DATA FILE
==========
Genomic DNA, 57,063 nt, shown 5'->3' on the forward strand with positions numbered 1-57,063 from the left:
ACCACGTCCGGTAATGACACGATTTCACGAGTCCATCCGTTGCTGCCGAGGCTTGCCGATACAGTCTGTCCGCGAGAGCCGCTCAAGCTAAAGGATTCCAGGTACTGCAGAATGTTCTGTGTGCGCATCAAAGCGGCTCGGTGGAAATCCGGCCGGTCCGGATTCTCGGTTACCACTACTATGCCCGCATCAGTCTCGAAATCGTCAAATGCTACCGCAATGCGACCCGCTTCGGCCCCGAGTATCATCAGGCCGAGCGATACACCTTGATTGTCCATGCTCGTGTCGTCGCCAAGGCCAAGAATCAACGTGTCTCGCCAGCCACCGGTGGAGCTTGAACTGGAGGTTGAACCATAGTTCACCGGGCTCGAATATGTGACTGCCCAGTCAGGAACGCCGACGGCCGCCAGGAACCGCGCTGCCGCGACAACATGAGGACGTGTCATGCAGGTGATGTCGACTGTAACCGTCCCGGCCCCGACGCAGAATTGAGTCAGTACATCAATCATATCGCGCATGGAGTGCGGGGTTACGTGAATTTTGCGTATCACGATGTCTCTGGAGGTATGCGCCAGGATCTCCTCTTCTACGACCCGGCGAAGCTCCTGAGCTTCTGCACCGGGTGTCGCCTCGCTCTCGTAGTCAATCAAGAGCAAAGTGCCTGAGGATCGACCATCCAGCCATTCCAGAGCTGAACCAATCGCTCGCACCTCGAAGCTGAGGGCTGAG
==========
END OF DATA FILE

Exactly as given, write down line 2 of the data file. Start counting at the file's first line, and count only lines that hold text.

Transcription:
ACCACGTCCGGTAATGACACGATTTCACGAGTCCATCCGTTGCTGCCGAGGCTTGCCGATACAGTCTGTCCGCGAGAGCCGCTCAAGCTAAAGGATTCCAGGTACTGCAGAATGTTCTGTGTGCGCATCAAAGCGGCTCGGTGGAAATCCGGCCGGTCCGGATTCTCGGTTACCACTACTATGCCCGCATCAGTCTCGAAATCGTCAAATGCTACCGCAATGCGACCCGCTTCGGCCCCGAGTATCATCAGGCCGAGCGATACACCTTGATTGTCCATGCTCGTGTCGTCGCCAAGGCCAAGAATCAACGTGTCTCGCCAGCCACCGGTGGAGCTTGAACTGGAGGTTGAACCATAGTTCACCGGGCTCGAATATGTGACTGCCCAGTCAGGAACGCCGACGGCCGCCAGGAACCGCGCTGCCGCGACAACATGAGGACGTGTCATGCAGGTGATGTCGACTGTAACCGTCCCGGCCCCGACGCAGAATTGAGTCAGTACATCAATCATATCGCGCATGGAGTGCGGGGTTACGTGAATTTTGCGTATCACGATGTCTCTGGAGGTATGCGCCAGGATCTCCTCTTCTACGACCCGGCGAAGCTCCTGAGCTTCTGCACCGGGTGTCGCCTCGCTCTCGTAGTCAATCAAGAGCAAAGTGCCTGAGGATCGACCATCCAGCCATTCCAGAGCTGAACCAATCGCTCGCACCTCGAAGCTGAGGGCTGAG